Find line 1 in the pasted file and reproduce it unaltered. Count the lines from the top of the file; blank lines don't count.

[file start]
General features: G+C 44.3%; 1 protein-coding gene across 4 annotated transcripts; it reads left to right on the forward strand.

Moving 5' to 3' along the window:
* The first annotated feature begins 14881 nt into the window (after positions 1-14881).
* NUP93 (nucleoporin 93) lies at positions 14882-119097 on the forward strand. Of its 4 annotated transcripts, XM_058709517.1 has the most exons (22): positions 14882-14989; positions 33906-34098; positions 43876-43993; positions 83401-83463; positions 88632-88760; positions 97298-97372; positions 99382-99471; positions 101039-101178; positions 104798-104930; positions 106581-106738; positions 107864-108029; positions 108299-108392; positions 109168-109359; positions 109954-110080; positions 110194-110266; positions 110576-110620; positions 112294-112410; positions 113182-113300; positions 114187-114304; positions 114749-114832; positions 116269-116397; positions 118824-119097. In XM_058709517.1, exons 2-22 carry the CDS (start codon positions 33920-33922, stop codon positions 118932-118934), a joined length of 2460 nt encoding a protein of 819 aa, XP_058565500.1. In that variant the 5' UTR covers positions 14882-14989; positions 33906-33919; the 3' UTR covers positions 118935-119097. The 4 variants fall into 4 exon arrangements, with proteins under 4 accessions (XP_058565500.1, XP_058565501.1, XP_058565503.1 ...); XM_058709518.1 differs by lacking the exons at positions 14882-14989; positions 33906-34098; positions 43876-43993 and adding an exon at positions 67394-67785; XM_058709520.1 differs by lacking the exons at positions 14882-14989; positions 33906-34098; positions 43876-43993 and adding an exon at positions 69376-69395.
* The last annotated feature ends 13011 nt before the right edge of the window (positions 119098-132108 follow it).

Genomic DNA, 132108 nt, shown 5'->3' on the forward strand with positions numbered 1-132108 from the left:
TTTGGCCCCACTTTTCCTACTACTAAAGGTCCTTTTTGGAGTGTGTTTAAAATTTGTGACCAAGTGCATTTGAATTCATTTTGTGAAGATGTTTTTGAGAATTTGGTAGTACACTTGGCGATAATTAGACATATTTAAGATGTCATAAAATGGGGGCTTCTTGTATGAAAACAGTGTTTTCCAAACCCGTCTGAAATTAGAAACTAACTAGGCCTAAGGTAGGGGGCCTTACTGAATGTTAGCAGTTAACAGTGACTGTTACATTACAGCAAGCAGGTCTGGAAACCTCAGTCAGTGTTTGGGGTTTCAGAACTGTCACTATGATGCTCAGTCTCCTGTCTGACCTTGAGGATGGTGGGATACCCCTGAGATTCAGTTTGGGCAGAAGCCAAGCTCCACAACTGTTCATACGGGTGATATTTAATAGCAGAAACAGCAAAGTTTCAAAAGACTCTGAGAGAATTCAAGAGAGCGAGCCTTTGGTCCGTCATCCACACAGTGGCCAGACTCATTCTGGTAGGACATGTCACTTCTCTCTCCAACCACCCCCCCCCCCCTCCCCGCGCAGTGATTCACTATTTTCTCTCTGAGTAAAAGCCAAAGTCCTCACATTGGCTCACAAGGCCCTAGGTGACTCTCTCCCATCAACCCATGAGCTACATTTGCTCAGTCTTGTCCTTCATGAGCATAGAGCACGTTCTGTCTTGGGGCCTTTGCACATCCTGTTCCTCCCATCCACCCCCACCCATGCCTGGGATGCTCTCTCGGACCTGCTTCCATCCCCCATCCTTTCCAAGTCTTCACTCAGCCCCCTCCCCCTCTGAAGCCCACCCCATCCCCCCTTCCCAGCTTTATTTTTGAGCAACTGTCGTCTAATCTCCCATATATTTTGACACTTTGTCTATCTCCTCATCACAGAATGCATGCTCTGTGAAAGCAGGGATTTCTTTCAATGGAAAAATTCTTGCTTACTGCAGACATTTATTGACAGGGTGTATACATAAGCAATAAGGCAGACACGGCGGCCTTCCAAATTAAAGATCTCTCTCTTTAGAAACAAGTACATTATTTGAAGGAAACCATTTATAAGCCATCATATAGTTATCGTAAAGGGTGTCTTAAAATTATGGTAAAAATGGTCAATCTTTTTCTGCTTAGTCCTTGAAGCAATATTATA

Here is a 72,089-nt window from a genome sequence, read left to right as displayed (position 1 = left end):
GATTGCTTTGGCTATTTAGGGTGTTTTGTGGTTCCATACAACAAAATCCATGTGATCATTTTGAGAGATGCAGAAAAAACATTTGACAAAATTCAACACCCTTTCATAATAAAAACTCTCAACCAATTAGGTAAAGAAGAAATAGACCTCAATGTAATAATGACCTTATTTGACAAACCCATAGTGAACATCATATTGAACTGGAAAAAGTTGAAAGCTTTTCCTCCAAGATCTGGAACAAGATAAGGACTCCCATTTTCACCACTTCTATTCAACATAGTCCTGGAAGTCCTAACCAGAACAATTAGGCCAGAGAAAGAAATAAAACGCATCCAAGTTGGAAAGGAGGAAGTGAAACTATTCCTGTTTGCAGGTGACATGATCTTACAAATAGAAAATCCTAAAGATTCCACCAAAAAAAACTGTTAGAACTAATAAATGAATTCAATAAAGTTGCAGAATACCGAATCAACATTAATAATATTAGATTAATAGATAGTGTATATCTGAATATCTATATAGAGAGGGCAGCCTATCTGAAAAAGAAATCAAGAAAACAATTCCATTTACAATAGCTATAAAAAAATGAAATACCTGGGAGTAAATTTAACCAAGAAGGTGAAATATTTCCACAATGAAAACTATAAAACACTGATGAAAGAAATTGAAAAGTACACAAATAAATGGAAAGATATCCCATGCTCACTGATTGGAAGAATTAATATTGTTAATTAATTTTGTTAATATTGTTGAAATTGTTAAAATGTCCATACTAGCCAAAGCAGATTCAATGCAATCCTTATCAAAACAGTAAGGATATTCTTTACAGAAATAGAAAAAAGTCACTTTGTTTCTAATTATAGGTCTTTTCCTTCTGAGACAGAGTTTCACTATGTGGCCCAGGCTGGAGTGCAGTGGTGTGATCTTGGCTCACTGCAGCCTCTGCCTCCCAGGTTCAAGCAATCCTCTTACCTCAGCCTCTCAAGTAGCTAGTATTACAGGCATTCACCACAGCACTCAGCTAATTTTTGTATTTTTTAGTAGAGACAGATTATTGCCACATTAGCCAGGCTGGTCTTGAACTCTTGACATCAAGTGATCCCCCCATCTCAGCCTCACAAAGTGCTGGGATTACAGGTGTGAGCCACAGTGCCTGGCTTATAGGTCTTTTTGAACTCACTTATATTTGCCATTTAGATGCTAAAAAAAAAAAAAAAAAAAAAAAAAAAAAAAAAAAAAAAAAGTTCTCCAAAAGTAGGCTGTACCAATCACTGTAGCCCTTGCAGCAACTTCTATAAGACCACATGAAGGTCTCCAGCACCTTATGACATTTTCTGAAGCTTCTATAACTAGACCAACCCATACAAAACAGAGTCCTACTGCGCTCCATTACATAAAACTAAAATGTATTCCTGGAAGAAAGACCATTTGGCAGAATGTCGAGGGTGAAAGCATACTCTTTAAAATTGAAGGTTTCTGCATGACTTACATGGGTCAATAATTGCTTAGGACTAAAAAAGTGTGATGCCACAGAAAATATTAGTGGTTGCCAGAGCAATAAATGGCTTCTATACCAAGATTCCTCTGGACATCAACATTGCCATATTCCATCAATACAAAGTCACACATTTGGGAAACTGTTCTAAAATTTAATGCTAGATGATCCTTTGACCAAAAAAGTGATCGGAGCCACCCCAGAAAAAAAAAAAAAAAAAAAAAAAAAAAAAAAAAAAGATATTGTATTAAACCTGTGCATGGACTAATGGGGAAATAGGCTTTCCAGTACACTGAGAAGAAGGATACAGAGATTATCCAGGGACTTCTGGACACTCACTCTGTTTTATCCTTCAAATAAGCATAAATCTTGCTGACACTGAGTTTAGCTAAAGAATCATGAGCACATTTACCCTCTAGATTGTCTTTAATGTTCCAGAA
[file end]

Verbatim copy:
General features: G+C 44.3%; 1 protein-coding gene across 4 annotated transcripts; it reads left to right on the forward strand.